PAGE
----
Searching for the yorker

Did the term for cricket's most exciting delivery originate from that of the county with the similar name? Or was it derived from slang?

Liam Herringshaw
Sporting Old Parson, "I didn't ask you what a 'yorker' was - (with dignity) - I know that as well as you do. But why is it called a 'yorker'?"
Professional Player, "Well, I can't say, sir. I don't know what else you could call it."
Punch magazine, September 23, 1882
What's the most exciting delivery in cricket? A glorious googly? A brutal bouncer? A deadly doosra?
All these will have their proponents, I'm sure, but all would be wrong. When it comes to a heart-stopping instant of sheer, visceral pleasure, there is only one winner. Nothing beats the yorker. From Lasith Malinga skittling Kenya with a burst of unplayable missiles, to Waqar Younis blasting Brian Lara off his feet, it is the quintessential death ball, and the most devastating weapon in a fast bowler's armoury.
But why is a yorker a yorker, and where does it come from? I play my cricket in York, where the natives are known, at least in some quarters, as Yorkers. Does this mean that this is the home of the delivery, then, and are the locals experts in bowling the ball? I donned my academic research hat, one that looks suspiciously similar to my regular cricket hat, and set off to find out.
Even from a cursory online search, it is clear that plenty of theories abound. For proper etymological work, however, the only sensible place to start is the Oxford English Dictionary. There, three forms of yorker are listed - the bowling variety, the demonym, and the cryptically intriguing "something that is used to tie a trouser leg beneath the knee".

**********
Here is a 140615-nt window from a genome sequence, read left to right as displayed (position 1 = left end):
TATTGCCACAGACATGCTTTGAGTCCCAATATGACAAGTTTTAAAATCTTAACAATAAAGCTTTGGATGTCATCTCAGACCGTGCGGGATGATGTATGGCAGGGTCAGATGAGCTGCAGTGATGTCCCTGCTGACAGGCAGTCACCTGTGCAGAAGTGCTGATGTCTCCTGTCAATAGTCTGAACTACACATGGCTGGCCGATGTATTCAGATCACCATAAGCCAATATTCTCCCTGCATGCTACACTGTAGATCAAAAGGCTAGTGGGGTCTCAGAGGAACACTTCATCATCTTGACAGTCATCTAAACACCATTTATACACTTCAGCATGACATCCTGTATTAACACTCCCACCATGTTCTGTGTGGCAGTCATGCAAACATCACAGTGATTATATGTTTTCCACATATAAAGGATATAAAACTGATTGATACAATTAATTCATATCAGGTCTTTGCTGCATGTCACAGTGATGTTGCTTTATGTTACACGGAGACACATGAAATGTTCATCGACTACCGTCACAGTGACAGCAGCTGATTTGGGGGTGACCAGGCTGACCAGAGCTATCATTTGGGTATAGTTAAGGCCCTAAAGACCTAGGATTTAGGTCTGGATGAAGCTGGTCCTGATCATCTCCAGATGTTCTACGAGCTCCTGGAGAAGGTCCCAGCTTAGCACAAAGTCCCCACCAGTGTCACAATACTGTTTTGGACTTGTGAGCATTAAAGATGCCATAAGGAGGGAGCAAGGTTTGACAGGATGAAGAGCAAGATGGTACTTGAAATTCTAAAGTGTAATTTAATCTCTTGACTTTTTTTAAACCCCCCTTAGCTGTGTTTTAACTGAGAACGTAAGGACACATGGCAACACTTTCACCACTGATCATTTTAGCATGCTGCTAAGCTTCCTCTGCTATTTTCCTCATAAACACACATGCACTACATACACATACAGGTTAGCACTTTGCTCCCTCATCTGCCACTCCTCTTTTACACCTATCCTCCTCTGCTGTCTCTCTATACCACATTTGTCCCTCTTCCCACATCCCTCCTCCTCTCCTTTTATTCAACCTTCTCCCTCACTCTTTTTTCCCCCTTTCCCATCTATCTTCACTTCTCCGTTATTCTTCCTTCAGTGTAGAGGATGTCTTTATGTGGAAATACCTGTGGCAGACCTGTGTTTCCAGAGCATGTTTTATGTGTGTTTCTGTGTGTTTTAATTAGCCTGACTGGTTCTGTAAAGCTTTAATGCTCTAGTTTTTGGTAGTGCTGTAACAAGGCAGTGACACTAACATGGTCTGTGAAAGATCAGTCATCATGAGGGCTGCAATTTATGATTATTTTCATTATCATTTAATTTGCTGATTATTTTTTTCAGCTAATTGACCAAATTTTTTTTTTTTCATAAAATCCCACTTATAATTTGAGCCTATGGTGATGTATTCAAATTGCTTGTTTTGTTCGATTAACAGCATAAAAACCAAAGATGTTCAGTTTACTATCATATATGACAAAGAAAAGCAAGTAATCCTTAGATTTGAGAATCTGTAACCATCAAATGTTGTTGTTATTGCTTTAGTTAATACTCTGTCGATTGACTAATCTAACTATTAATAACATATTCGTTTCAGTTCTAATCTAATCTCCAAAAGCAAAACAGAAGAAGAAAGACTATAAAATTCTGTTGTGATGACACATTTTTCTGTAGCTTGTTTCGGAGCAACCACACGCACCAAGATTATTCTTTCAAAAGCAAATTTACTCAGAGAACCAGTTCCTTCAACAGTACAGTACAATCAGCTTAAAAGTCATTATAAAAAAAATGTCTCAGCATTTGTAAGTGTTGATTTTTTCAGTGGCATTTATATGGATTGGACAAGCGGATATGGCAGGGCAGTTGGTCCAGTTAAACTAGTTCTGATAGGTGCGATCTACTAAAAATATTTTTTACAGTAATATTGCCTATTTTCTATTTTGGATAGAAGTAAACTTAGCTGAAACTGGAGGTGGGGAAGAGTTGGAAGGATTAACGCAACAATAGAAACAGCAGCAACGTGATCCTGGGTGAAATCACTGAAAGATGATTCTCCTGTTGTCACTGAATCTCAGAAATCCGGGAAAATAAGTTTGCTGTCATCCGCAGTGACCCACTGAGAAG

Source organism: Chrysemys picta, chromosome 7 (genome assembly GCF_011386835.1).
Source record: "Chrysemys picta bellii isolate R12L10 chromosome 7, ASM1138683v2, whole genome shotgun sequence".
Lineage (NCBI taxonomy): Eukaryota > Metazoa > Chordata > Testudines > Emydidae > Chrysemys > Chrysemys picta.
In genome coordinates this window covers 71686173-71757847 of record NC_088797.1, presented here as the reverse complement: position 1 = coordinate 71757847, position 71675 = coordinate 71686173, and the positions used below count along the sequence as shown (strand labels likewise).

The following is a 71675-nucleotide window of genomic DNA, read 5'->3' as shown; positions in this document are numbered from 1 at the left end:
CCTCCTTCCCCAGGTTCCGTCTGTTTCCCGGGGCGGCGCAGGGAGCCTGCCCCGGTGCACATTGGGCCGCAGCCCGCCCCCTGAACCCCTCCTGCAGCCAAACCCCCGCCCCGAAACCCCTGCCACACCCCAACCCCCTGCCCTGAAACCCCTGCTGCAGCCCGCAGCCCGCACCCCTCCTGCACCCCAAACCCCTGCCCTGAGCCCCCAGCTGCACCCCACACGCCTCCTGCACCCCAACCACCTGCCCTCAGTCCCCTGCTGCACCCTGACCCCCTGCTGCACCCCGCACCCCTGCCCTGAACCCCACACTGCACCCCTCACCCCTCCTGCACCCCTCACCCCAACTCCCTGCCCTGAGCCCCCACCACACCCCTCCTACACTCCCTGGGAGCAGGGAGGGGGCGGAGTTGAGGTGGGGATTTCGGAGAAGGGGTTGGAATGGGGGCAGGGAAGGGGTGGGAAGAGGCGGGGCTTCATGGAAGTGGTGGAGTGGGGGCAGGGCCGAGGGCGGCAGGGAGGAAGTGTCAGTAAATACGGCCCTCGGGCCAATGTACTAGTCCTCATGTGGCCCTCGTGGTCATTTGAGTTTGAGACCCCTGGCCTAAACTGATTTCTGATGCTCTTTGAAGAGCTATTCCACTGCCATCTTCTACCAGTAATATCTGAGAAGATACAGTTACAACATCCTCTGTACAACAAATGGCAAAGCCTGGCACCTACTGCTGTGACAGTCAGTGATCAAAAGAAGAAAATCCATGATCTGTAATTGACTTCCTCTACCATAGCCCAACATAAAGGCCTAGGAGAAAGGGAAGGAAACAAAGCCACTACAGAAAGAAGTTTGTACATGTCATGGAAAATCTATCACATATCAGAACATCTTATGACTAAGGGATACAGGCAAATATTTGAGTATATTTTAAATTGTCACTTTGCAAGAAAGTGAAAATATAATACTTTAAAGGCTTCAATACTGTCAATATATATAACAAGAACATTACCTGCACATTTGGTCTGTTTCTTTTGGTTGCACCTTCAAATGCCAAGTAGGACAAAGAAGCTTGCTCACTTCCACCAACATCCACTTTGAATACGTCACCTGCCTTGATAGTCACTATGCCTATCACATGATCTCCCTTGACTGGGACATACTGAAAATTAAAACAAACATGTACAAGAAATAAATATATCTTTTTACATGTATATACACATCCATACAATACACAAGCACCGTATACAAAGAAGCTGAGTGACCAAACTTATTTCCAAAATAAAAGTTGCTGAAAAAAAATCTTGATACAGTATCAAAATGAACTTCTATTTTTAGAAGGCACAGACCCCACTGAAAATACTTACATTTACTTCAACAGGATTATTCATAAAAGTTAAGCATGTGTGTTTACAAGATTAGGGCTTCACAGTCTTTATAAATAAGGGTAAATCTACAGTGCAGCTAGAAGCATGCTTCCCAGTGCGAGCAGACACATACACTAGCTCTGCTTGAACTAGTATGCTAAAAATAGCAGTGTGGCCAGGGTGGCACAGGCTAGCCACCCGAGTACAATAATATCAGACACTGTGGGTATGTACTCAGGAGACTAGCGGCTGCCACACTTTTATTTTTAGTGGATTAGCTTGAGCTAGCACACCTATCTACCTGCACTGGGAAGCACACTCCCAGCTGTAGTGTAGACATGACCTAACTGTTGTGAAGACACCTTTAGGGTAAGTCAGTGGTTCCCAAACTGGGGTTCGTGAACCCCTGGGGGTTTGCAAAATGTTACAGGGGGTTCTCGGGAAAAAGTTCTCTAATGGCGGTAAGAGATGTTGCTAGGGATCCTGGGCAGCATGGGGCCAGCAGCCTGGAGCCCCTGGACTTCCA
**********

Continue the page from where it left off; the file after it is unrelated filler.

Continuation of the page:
The cricketing yorker is first documented from August 1861, when Bell's Life in London & Sporting Chronicle reported that "Buchanan stopped some time, and bothered the bowlers much, as he would not hit even a 'Yorker'." Ignoring the fact that not hitting a yorker would surely end a batsman's innings, rather than prolong it, it is clear that the writer assumed his readers knew what a Yorker was. Less than a decade on, and the inverted commas had gone, as well as any ambiguity, as the Sporting Magazine (1870) noted that, "A fast Yorker is as disagreeable a first ball as an incoming batsman could receive."
When it comes to why it is so-called, the OED plumps for a geographical explanation, suggesting that it probably was from York, as a ball introduced by Yorkshire players.
Michael Rundell, however, finds this "really quite unconvincing". In his Wisden Dictionary of Cricket (3rd ed., 2006), Rundell argues that the true story is one of deception; that the yorker is from Yorkshire, but only because "york" is a slang word for cheating.
Rundell refers to the English Dialect Dictionary, compiled by linguist Joseph Wright at the turn of the 20th century. Wright found that, in various parts of the British Isles, "york" meant being shrewd or sharp, or simply "to cheat". He cites an example from Warwickshire, where a disgruntled plaintiff complains of an unknown person: "He has yorked me".
Indeed, though this isn't going to win me many friends in my new home, there is a substantial body of work relating to Yorkers being people whose personal dealings involve various unsavoury attributes. To outsiders at least, Yorkshire folk were always on the look-out for a new way to fleece someone.
One of the first cricketing dictionaries to define the yorker (Steel & Lyttelton, 1888) states that it was "called in days gone by a 'tice', an abbreviation of 'entice'". It seems a simple leap of logic, therefore, to make the crafty-cricket connection, and many have made it.
In its version of the yorker story, Wikipedia says "to pull Yorkshire" on someone was to deceive them, but as usual it is slightly wrong. The correct phrase is "to come [or put] Yorkshire" on someone, meaning to cheat or dupe them, as gleefully pointed out by the Lancashire CCC website.